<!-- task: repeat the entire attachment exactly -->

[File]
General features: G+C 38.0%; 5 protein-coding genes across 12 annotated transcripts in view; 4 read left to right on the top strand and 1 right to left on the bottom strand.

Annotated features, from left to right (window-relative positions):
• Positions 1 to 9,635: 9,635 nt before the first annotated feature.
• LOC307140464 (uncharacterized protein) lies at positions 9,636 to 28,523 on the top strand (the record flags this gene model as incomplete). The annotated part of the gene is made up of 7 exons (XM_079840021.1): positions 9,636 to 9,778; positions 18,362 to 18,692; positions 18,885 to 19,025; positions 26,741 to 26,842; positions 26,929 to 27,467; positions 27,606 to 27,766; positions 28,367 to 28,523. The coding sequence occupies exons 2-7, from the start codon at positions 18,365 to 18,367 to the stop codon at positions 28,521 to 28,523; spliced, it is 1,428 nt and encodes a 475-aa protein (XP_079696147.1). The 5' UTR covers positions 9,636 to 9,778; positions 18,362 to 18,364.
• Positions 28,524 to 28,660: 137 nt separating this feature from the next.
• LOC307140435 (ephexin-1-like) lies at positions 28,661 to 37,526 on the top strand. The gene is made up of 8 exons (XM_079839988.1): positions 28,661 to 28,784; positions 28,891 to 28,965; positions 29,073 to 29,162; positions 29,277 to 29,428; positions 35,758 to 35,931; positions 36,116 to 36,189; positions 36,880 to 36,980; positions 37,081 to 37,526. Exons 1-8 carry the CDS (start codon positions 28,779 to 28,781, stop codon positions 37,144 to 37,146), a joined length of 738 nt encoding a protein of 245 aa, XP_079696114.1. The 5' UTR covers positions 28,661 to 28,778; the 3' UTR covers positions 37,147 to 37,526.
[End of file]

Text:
General features: G+C 38.0%; 5 protein-coding genes across 12 annotated transcripts in view; 4 read left to right on the top strand and 1 right to left on the bottom strand.

Annotated features, from left to right (window-relative positions):
• Positions 1 to 9,635: 9,635 nt before the first annotated feature.
• LOC307140464 (uncharacterized protein) lies at positions 9,636 to 28,523 on the top strand (the record flags this gene model as incomplete). The annotated part of the gene is made up of 7 exons (XM_079840021.1): positions 9,636 to 9,778; positions 18,362 to 18,692; positions 18,885 to 19,025; positions 26,741 to 26,842; positions 26,929 to 27,467; positions 27,606 to 27,766; positions 28,367 to 28,523. The coding sequence occupies exons 2-7, from the start codon at positions 18,365 to 18,367 to the stop codon at positions 28,521 to 28,523; spliced, it is 1,428 nt and encodes a 475-aa protein (XP_079696147.1). The 5' UTR covers positions 9,636 to 9,778; positions 18,362 to 18,364.
• Positions 28,524 to 28,660: 137 nt separating this feature from the next.
• LOC307140435 (ephexin-1-like) lies at positions 28,661 to 37,526 on the top strand. The gene is made up of 8 exons (XM_079839988.1): positions 28,661 to 28,784; positions 28,891 to 28,965; positions 29,073 to 29,162; positions 29,277 to 29,428; positions 35,758 to 35,931; positions 36,116 to 36,189; positions 36,880 to 36,980; positions 37,081 to 37,526. Exons 1-8 carry the CDS (start codon positions 28,779 to 28,781, stop codon positions 37,144 to 37,146), a joined length of 738 nt encoding a protein of 245 aa, XP_079696114.1. The 5' UTR covers positions 28,661 to 28,778; the 3' UTR covers positions 37,147 to 37,526.